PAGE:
Amongst the accompanying fishing fleet, one of the steamers is seen to be in motion and heading towards me. Oberleutnant z. S. Von Ruckteschell evidently notices this and heads immediately across the bows of the steamer and forces it to stop. According to its captain, it was merely attempting to set its nets properly. The crew are taken onboard the Fisher Prince.
The Fisher Prince is called back. The steamer Tarantula, which I had gone alongside, was sunk by opening the scuppers.
Oberleutnant z. S. Von Ruckteschell receives the order to use the Fisher Prince and make all machinery unusable and sink all the boats with the exception of one which he should use to come back onboard. Oberleutnant z. S. Von Ruckteschell with his men. I now have the complete crew back onboard.
Proceed north of the fleet, awaiting full daylight.
To the north a fishing steamer is in full sight. Warning shot, signal 'leave the ship'. Its papers are brought aboard, it is the steamer 'James Cook'. The steamer is sunk by artillery fire, its crew to be sent to the Fisher Prince and are towed part of the way.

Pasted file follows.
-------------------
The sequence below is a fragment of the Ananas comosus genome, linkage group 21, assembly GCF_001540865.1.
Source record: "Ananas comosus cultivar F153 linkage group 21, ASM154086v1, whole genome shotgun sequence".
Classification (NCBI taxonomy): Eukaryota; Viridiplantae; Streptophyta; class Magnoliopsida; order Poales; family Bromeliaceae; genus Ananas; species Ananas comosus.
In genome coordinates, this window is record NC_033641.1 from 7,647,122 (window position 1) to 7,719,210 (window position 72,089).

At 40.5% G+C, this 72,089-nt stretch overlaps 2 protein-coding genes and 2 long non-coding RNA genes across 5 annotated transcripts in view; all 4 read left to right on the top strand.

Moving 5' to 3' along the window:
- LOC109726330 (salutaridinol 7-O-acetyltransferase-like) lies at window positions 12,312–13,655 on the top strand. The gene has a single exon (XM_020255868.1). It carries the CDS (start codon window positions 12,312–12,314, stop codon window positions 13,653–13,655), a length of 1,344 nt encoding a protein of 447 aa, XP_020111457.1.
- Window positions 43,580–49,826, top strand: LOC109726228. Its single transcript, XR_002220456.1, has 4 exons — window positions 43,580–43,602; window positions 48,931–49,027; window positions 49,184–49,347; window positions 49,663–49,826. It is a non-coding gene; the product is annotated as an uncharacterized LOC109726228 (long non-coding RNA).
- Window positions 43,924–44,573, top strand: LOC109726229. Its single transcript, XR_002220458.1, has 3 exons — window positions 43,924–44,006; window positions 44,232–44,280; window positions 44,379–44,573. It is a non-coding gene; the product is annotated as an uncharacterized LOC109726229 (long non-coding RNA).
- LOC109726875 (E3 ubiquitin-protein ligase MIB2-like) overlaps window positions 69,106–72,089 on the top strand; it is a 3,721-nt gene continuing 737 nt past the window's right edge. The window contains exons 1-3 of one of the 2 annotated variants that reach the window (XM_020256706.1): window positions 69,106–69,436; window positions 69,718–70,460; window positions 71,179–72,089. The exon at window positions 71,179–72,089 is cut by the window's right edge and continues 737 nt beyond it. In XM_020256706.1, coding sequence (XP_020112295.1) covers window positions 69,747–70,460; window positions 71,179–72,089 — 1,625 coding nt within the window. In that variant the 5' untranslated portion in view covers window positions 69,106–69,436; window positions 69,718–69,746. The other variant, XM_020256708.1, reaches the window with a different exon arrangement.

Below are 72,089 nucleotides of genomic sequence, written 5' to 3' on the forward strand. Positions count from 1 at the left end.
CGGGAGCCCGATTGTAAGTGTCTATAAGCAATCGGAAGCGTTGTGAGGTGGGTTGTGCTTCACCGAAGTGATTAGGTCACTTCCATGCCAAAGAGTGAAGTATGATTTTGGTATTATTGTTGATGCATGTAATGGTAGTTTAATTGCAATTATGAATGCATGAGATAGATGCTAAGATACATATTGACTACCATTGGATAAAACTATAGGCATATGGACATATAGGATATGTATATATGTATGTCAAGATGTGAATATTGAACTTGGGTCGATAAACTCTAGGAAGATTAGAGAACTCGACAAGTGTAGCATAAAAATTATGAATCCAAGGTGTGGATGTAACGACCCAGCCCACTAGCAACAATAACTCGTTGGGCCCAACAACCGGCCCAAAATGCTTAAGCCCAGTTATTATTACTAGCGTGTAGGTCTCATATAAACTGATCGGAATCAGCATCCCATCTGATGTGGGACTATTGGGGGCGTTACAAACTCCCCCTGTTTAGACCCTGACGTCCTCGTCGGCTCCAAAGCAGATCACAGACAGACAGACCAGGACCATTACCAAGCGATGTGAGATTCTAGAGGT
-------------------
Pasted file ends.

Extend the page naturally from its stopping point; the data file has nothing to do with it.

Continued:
I proceed quickly, in order to avoid possible enemy submarine attacks, between the deserted fishing steamers and destroy the remaining ships by artillery fire.
I hereby note the outstanding actions of Oberleutnant z. S. Von Ruckteschell for his contribution to the success of this action.
To the south, a fishing steamer is attempting to flee. Warning shot, crew leaves the boat and rows across to the Fisher Prince. which is the only remaining vessel of the fishing fleet.
The fishing steamer Harriet is sunk by artillery fire.
To the south a fishing steamer is in sight, approach it, warning shot, the crew leaves the ship. Fishing steamer Quebec sunk by artillery fire. Papers cannot be confiscated, since a large freight steamer comes into sight to the south. By signal and a warning shot she is brought to a stop.
Captain comes onboard with his papers, she is the steamer 'Tromp' (Norwegian) on a voyage from Amsterdam to Newcastle, unladen.
Captain has a letter of transit from the German Ambassador in Amsterdam as the steamer is in use to bring supplies to the civilian population of Belgium from America. The Tromp is allowed to proceed, her Captain is asked to take on board the crews of the fishing steamers and the lifeboats of the Quebec and Harrier. The Captain promises to make haste with this.